Does the UK government's teenage pregnancy strategy deal with the correct risk factors? Findings from a secondary analysis of data from a randomised trial of sex education and their implications for policy


Allen, E; Bonell, C; Strange, V; Copas, A; Stephenson, J; Johnson, AM; Oakley, A; (2007) Does the UK government's teenage pregnancy strategy deal with the correct risk factors? Findings from a secondary analysis of data from a randomised trial of sex education and their implications for policy. Journal of epidemiology and community health, 61 (1). pp. 20-27. ISSN 0143-005X DOI: https://doi.org/10.1136/jech.2005.040865

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Abstract

Background: Much of the UK government's 1999 report on teenage pregnancy was by necessity based on rather old or non-longitudinal research. Aim: To examine the associations between risk factors identified in the report and pregnancy at or before age 16 years among young women and partners of young men using the more recent data. Results: Socioeconomic disadvantage, being born to a teenage mother, expectation of being a teenage parent, low educational expectations and various other behaviours are potential risk factors for teenage pregnancy, as suggested by unadjusted analyses. Those who cited school as providing information on sex had a reduced risk of pregnancy at or before age 16 years, as did girls reporting easy communication with parent or guardian at baseline. Various measures of low sexual health knowledge were not associated, in either adjusted or unadjusted analyses, with increased risk of pregnancy at or before age 16 years among boys or girls. Conclusions: A focus on many of the risk factors identified in the 1999 report is supported herein. It is suggested that knowledge may not be an important determinant, but that relationships with parents and school, as well as expectations for the future, may have important influences on teenage pregnancy. The analysis also provides new insights into risk factors for pregnancies among the partners of young men.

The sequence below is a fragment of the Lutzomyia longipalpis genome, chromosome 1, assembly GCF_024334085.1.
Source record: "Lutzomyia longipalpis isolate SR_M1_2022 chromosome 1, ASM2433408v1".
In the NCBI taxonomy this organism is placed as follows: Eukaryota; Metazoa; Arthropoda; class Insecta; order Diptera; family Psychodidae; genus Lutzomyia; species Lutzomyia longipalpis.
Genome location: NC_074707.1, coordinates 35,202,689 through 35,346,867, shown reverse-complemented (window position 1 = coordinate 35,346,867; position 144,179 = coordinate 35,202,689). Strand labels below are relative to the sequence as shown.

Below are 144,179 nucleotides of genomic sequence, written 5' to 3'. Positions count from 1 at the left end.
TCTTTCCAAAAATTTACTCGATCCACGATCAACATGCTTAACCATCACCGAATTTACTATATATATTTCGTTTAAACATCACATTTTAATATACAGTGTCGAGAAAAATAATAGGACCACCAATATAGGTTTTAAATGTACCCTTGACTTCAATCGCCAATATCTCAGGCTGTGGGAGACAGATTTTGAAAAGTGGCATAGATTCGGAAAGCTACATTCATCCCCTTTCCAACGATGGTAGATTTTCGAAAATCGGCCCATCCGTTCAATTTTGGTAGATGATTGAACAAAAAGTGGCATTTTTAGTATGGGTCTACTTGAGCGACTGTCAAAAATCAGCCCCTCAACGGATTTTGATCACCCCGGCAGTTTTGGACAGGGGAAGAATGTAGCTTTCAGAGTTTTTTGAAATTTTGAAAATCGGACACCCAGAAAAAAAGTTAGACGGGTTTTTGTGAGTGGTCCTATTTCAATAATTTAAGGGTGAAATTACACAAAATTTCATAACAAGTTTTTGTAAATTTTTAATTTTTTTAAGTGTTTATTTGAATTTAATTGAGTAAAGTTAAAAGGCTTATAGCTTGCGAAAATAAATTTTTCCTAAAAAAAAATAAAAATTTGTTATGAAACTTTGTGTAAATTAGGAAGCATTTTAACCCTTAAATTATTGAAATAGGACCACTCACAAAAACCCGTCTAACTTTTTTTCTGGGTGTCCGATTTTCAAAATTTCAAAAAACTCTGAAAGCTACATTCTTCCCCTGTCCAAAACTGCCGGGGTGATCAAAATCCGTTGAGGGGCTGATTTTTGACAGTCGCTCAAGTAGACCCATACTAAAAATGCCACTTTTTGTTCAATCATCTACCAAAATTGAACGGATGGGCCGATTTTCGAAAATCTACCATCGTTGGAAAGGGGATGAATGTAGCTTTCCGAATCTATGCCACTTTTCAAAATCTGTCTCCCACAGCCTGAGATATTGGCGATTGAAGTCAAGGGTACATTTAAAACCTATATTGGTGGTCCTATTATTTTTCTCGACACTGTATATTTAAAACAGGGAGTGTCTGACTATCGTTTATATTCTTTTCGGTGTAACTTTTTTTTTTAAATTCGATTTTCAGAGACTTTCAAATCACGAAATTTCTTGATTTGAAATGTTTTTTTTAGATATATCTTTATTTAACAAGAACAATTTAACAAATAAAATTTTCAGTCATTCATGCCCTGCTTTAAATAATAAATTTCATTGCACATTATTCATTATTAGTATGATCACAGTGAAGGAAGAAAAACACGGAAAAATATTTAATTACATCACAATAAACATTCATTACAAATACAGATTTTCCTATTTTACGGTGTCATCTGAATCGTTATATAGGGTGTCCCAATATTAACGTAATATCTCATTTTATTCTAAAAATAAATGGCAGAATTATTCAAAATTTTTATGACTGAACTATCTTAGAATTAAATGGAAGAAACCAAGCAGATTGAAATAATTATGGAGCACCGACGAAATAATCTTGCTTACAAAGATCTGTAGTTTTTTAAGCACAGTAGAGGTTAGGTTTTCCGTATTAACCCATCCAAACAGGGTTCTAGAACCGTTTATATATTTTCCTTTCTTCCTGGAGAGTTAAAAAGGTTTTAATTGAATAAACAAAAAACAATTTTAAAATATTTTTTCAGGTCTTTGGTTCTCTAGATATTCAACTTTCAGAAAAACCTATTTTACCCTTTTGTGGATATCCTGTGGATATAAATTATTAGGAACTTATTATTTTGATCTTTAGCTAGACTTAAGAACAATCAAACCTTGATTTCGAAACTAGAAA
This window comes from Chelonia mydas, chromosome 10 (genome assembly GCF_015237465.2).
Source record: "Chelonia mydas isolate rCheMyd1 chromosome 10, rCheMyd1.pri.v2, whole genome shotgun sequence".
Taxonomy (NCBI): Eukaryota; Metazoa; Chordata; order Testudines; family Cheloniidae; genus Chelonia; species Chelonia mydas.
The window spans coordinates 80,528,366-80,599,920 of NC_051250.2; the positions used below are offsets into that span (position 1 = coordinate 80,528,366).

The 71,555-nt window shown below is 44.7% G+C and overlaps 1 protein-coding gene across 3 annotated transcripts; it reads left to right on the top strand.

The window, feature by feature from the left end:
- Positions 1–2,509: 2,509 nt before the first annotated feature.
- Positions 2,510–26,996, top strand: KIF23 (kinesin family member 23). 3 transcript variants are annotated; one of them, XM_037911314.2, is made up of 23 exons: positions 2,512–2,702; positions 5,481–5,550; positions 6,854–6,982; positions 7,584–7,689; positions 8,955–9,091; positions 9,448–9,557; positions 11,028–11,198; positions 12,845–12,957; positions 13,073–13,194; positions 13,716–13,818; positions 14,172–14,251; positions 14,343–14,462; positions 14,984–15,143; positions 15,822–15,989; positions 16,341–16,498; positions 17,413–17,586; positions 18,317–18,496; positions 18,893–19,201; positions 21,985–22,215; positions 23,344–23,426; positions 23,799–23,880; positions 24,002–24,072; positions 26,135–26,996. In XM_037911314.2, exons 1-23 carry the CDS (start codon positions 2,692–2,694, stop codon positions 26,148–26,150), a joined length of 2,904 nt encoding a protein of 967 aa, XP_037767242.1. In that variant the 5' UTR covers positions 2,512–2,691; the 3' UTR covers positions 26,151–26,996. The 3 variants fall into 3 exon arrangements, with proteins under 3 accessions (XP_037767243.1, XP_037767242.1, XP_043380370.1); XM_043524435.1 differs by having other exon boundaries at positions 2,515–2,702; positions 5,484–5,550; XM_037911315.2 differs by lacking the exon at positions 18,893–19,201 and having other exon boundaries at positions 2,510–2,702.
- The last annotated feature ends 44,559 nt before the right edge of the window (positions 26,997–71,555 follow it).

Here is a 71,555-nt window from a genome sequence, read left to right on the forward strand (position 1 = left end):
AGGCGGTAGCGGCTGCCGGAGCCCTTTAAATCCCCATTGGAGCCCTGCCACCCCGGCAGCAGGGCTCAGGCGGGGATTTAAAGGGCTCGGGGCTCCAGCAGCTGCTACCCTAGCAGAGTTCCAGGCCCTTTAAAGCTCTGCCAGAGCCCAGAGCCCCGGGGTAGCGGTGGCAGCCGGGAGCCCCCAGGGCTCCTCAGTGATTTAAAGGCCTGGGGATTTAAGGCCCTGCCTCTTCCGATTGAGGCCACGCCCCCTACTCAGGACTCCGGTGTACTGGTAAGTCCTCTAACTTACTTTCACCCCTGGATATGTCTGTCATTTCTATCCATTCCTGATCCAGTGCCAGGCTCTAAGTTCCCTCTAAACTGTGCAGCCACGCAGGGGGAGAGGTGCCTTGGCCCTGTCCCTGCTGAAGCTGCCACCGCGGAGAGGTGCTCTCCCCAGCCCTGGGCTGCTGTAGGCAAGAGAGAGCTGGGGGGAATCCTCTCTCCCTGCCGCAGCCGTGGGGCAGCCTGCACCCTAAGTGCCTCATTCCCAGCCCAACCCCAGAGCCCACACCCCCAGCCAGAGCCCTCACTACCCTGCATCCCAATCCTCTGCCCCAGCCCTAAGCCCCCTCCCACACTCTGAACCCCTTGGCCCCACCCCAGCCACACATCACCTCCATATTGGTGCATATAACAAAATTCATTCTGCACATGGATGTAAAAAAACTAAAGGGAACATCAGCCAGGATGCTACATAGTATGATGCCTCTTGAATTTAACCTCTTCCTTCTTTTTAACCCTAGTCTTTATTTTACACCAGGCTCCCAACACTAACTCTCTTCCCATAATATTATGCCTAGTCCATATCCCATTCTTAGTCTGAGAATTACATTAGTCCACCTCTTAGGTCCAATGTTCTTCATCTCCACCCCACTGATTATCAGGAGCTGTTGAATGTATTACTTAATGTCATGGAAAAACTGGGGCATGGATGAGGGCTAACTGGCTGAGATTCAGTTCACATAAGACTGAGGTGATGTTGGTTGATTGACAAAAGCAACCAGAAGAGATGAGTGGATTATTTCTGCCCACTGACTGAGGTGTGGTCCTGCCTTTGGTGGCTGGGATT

Item Type: Article
Keywords: ENGLAND
Faculty and Department: Faculty of Public Health and Policy > Dept of Social and Environmental Health Research
Faculty of Epidemiology and Population Health > Dept of Medical Statistics
Research Centre: Centre for Maternal, Reproductive and Child Health (MARCH)
PubMed ID: 17183010
Web of Science ID: 242994600006
URI: http://researchonline.lshtm.ac.uk/id/eprint/10454

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